But God’s social security plan has always been for people to take care of people. The family is for taking care of family. Paul wrote that “if anyone does not provide for his relatives, and especially for members of his household, he has denied the faith and is worse than an unbeliever” (1 Tim. 5:8). So what if this cramps one’s style? We were made to love one another and that doesn’t just mean having a warm feeling of affection. It means that we show active concern in doing what we are able to do for their good.
It even goes beyond the immediate family. Again the apostle wrote to those who had been converted from a former life that included the idea of simply taking what one wanted from another that they had the responsibility of active concern to the extent that their labor should be not just for their own benefit but for the benefit of the needy. “Let the thief no longer steal, but rather let him labor, doing honest work with his own hands, so that he may have something to share with anyone in need.” (Eph. 4:28).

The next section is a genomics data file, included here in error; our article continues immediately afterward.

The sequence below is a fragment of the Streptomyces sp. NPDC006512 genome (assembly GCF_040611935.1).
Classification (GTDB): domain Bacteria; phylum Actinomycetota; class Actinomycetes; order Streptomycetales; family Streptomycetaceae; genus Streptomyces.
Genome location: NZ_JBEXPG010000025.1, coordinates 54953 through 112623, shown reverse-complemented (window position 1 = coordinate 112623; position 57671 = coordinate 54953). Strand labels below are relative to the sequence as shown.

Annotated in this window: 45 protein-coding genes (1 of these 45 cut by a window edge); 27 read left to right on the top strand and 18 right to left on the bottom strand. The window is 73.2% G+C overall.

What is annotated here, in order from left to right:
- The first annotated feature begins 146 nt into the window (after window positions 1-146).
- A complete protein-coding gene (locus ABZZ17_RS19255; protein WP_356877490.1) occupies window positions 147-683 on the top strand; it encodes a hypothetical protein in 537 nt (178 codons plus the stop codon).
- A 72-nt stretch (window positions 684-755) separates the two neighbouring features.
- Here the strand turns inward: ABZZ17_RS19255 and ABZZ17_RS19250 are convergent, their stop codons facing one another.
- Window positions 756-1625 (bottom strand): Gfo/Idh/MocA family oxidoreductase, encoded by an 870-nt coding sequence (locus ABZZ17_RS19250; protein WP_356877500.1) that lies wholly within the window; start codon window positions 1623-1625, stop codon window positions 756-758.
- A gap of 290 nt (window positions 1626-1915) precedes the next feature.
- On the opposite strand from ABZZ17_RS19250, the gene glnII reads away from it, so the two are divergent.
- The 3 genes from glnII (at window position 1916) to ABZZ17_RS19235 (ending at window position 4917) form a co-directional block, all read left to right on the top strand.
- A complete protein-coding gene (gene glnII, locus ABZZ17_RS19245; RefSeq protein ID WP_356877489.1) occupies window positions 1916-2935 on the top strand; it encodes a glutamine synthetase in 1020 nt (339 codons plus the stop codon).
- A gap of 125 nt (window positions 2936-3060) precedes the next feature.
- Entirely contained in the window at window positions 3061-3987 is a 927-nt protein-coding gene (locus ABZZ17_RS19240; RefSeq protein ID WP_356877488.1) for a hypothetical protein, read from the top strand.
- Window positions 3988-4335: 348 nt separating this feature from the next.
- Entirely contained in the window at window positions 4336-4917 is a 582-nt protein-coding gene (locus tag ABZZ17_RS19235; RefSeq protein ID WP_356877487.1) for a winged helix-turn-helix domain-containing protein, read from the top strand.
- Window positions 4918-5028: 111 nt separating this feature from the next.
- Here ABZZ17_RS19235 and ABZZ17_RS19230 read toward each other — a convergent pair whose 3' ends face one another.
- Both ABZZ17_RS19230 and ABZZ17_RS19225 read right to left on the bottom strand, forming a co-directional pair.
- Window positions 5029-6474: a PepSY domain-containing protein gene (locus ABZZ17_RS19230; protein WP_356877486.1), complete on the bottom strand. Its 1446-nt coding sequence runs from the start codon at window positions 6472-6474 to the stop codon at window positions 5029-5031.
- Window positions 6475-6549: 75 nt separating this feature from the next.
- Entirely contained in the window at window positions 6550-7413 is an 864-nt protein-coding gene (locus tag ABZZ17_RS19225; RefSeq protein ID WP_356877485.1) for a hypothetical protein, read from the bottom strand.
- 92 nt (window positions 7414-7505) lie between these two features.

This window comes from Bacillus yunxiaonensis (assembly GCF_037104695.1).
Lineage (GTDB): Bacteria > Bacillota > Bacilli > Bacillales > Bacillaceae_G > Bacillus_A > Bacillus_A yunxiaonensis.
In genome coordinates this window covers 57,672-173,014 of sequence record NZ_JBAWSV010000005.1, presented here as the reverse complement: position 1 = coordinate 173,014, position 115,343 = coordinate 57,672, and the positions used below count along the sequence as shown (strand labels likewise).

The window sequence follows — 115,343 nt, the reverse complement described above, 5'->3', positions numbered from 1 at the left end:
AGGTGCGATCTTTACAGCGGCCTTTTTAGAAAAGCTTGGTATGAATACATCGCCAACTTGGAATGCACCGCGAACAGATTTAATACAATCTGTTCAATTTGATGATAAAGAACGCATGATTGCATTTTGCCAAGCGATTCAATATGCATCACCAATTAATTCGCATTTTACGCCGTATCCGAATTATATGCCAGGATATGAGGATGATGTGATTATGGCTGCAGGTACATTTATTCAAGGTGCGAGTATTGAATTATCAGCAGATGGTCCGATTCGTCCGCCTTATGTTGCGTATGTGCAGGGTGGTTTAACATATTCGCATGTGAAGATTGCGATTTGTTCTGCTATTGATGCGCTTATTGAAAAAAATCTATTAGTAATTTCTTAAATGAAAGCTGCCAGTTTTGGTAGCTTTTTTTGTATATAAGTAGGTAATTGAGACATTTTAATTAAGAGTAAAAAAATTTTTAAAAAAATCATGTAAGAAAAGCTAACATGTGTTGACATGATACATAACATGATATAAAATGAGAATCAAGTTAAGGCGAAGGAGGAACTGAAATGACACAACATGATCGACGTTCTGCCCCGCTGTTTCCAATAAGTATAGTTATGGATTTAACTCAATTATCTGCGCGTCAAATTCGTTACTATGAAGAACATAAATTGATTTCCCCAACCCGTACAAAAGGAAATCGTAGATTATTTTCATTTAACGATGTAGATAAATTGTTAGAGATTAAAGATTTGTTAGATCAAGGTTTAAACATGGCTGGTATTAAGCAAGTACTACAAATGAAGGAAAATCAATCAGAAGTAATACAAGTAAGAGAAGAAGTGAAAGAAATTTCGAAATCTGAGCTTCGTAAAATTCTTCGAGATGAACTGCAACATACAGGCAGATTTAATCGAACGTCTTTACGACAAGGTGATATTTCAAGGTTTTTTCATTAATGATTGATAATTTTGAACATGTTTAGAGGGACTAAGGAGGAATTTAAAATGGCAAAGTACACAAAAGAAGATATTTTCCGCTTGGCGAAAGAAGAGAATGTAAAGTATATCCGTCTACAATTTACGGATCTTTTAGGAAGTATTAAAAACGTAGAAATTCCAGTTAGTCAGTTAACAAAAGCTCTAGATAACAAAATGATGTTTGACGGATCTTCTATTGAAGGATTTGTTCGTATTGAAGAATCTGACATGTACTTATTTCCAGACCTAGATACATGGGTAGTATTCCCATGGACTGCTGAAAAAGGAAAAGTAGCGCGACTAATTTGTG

Maybe, just maybe it is time for the American dream to die and for people to get back to the kind of society God wants for humanity. What he desires for people is something far better than the American dream which we have for far too long confused with the divine ideal. Americans have not been able to conceive of anything greater than what we have had. But now that it is dying and we are seeing the consequences of the sin that has always plagued the human family, maybe we can by following God’s plan begin to bring some of the eternal, the heavenly, into the present.
How are we ever to do that in this world? Very simply. Love God. Love others. That will keep us busy for a lifetime and be far more fulfilling than the materialistic American dream ever could be.